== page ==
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Intrepid outdoorsman sets busy schedule for new year
Making New Year's resolutions is the easy part – carrying them out is the challenge. For 2013 I have two:
1. I resolve to spend “One Day a Week” in the outdoors involved in activities that are close to nature – these activities to include fishing, hunting, bird watching, hiking in natural forests and beaches plus other wild places. To paraphrase – my resolution is to be in contact with nature 52 weeks of 2013.
On the surface it looks simple for me to make a New Year's resolution to be in the outdoors one day of each week throughout the year – however there are more than a few challenges. If you look at the possibilities month by month you can appreciate some of the diversity of opportunity for Island residents.
January – Reasonably good oyster tides during early evening, prawn and crab fishing, steelhead fishing, winter chinook fishing, trout fishing on open lakes.
February – Good evening tides for oysters and clams with lights, continued prawn and crab opportunities, continue winter chinook and start flounder, continue steelhead and trout fishing with chironomid flies in some low lakes; time to jig herring.
March – Beginning reasonable daylight tides for clams and oysters, winter chinook, flounders, prawns and crabs. Growing opportunities for lake fly fishing, North Island rivers for steelhead; learn new fishing technique with strike indicator outfit.
April – Nature walks along our streams, foreshore and into our woodlands, beach fishing for sea run cutthroat trout (catch and release), continue prawning, crabbing, winter chinook and flounder fishing. Excellent daylight tides for clamming and gathering oysters, lake trout fishing in full swing.
May – Time to consider halibut, lingcod and rockfish fishing if the season is open. Continue salmon, trout and flounder fishing, depending on weather, pass up oysters for clams.
June – Time to consider fly fishing trip to the interior for rainbow and eastern brook trout, sockeye fishing at Port Alberni, target migrating chinook stocks, spend time fishing for lingcod, halibut and rockfish if possible; continue local lake fishing.
July – Migrating chinook, coho on the west coast, lingcod, flounder, crabbing, sockeye fishing, halibut, trout fishing in deepwater lakes, Interior eastern brook trout, nature walks in quiet forests and along beaches
August – Pink salmon, coho, sockeye, chinook (prime time), flounder fishing excellent, some prawning and crab fishing, deepwater lake fishing; consider beach fishing for coho and pink salmon from new punt; time to think about taking up archery with a crossbow.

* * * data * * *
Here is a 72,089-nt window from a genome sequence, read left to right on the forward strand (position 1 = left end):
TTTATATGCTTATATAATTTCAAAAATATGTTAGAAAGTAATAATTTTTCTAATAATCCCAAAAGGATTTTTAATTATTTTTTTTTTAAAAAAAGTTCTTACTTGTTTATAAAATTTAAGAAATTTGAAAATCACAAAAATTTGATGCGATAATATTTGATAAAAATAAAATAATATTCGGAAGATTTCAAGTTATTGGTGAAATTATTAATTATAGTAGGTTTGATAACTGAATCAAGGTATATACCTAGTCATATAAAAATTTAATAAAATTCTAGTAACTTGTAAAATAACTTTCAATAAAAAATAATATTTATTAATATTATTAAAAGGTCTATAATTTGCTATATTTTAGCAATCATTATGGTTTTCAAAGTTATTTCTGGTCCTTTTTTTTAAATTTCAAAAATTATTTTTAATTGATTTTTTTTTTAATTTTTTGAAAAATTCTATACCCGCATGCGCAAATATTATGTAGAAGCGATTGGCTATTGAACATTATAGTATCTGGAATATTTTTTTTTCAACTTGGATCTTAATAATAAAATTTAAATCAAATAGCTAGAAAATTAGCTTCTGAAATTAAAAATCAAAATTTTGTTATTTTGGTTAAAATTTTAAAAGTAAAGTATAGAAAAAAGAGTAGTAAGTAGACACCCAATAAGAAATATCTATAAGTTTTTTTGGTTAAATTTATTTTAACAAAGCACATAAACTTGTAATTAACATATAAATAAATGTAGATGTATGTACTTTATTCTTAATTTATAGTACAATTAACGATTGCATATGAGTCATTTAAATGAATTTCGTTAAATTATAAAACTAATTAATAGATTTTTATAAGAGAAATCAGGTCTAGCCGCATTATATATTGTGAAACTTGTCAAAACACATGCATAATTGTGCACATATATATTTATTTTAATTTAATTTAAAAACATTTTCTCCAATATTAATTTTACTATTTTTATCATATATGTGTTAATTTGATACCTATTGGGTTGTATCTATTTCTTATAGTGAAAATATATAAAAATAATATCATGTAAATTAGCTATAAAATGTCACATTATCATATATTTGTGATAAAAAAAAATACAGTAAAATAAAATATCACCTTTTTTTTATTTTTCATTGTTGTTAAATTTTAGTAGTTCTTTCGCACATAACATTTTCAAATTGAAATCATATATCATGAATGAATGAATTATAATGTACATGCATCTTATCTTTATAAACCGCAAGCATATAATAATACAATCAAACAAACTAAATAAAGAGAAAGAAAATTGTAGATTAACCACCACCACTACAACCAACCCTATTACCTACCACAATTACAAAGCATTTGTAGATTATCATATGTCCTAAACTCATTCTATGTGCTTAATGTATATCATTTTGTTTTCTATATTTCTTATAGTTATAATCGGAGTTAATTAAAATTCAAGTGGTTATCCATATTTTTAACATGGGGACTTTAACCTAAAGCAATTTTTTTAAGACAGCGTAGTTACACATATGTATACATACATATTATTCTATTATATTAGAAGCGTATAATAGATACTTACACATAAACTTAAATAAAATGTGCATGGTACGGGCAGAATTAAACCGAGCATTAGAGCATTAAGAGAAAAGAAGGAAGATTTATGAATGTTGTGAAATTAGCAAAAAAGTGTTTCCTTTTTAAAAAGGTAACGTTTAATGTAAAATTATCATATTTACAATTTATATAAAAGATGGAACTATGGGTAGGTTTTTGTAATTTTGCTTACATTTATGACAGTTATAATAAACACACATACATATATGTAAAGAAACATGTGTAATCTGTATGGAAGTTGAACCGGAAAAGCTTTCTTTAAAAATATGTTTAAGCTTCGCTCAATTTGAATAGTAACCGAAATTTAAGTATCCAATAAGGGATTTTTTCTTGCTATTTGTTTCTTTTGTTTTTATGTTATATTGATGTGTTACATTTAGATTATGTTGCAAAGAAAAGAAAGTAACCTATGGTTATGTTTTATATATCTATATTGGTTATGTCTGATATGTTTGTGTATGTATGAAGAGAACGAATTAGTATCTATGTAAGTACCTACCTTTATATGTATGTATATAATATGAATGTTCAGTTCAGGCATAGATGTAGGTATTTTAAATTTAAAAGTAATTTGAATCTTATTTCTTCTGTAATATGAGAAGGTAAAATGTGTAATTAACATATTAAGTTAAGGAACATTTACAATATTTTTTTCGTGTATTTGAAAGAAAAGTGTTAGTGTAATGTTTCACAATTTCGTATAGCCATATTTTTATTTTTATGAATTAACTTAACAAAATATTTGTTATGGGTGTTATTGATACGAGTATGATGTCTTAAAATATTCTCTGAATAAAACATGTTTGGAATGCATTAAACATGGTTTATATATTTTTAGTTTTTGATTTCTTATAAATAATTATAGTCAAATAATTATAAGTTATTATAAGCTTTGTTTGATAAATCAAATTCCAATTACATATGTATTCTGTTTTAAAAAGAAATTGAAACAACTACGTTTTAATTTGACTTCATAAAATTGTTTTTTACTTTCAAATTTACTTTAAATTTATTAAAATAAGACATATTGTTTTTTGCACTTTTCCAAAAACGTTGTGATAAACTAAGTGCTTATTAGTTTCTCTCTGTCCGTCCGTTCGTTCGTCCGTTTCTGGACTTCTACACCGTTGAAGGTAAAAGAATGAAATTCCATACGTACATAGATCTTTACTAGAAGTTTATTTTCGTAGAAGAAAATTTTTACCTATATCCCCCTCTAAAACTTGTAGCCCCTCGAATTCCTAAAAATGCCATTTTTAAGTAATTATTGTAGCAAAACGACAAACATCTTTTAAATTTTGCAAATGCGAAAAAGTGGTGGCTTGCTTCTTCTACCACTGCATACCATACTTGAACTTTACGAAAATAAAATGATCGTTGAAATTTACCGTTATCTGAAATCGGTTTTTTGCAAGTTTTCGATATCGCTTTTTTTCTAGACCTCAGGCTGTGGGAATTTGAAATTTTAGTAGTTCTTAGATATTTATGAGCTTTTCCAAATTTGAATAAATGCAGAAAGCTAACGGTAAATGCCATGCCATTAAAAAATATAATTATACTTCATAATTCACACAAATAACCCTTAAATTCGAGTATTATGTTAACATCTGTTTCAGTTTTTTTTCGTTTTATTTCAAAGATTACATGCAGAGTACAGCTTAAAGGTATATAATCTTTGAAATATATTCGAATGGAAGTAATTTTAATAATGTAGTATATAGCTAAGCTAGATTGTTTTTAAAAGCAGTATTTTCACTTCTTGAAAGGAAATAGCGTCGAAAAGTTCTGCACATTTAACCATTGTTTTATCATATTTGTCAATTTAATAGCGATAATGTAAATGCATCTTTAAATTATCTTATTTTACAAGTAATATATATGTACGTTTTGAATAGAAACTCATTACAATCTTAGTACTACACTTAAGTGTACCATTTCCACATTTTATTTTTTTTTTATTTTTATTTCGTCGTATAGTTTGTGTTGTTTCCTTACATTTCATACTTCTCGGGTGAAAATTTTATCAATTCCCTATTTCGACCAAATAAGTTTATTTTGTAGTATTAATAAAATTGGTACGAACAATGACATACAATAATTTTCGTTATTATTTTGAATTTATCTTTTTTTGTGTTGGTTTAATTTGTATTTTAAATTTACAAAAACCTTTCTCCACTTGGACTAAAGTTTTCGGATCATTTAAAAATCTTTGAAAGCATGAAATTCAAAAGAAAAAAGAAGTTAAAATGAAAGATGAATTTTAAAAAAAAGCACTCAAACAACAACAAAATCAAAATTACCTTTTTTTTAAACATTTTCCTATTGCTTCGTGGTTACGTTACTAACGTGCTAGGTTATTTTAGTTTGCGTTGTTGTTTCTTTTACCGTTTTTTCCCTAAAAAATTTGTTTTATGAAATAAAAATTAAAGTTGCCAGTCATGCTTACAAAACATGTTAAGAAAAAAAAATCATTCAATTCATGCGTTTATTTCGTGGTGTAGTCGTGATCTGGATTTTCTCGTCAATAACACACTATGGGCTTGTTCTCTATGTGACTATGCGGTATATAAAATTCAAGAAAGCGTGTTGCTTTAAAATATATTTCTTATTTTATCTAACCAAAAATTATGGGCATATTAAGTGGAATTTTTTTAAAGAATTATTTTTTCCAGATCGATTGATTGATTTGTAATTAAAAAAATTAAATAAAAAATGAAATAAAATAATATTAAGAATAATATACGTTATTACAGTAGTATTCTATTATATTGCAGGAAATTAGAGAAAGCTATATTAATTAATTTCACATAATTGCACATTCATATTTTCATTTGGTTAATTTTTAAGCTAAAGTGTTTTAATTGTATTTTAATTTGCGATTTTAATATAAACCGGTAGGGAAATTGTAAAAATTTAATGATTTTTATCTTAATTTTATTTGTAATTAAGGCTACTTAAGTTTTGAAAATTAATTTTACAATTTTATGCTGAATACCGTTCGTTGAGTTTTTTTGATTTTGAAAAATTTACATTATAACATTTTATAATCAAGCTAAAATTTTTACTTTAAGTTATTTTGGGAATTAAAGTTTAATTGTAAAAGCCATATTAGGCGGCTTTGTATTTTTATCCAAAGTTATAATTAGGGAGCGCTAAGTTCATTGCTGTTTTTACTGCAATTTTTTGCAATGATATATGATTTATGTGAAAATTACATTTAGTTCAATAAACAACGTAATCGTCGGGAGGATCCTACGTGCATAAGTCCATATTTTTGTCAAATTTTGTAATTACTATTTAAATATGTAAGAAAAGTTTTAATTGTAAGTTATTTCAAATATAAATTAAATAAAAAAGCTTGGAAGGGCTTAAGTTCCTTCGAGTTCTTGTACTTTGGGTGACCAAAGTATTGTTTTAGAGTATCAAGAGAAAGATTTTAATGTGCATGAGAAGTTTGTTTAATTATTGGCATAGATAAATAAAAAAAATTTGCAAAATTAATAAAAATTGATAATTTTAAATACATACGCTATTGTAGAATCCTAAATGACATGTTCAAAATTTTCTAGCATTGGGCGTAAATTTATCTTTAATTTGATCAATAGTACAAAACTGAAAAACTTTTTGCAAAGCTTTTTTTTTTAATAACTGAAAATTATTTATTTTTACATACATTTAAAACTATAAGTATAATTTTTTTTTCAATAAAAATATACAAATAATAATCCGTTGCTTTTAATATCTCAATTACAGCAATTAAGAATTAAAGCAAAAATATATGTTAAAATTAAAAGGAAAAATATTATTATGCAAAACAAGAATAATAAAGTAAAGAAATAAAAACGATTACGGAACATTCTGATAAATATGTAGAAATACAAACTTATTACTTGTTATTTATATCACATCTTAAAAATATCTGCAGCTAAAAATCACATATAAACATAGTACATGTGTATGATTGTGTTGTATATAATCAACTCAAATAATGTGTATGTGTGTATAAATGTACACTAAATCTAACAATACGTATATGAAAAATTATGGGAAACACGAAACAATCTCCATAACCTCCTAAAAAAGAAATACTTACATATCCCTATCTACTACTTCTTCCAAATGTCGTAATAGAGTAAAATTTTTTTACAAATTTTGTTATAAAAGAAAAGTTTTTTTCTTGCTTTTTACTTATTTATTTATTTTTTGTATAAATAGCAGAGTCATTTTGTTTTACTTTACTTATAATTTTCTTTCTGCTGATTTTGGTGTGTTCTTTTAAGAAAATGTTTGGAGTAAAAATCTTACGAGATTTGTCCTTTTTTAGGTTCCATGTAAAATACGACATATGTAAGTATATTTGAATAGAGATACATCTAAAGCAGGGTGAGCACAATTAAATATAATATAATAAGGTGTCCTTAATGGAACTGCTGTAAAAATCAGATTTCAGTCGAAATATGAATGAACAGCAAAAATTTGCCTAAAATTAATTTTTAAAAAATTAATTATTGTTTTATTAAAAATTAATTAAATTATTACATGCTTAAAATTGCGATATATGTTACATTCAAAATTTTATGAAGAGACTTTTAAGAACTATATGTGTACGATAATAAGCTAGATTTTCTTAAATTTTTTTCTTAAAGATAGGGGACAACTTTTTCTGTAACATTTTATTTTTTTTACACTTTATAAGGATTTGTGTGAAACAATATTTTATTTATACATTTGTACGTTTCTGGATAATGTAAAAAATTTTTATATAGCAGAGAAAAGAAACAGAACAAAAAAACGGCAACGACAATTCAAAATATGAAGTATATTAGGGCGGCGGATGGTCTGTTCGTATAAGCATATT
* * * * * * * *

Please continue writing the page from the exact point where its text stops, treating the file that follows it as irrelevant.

September - Improve archery skills; early season hunting, for deer and possible draw on elk; fishing for all species of salmon, and bottomfish where the season is still open, time on deepwater lakes for rainbow and cutthroat trout; fishing local waters with new punt.
October – Saltwater chum salmon fishing whenever possible, walking in forests hunting deer; lake fishing for trout, watch chum salmon fishing in the Puntledge River; possible eastern brook trout trip to the Interior.
November – Walking in forests hunting deer; fishing stillwater lakes for trout; winter chinook fishing and prawning if I have the opportunity.
December – Lake fishing if the weather permits; continue deer hunting if I have a tag; evening trip for oysters weather permitting, smoke fish for the Christmas season.
If I succeed in going on all the suggested activities they amount to at least 86 days in the field. In reality I will probably spend in excess of 100 days in the outdoors during the enfolding of 2013. If you have read this far I may have lured you into similar commitments to the great outdoors. Being out in nature is a mysterious type of vitamin enhancement for the body and soul – try it. Our civilization is increasingly urbanized and isolated from nature. If you can find time to spend in the peaceful rhythms of nature you may discover as I have a source of, passion, stimulus and enlightenment that brings energy and inspiration to the mind and body.
2. My second New Year's resolution is to do my best to enhance fishing opportunities for children throughout the Comox Valley and elsewhere on our Island. To this end I will continue to work for a solution to the Maple Lake problem. The Village of Cumberland is committed to working for a solution and this column will help wherever it can in achieving suitable recreation status for this beautiful urban lake in our Valley.
Happy New Year!
Ralph Shaw is a master fly fisherman who was awarded the Order of Canada in 1984 for his conservation efforts. In 20 years of writing a column in the Comox Valley Record it has won several awards.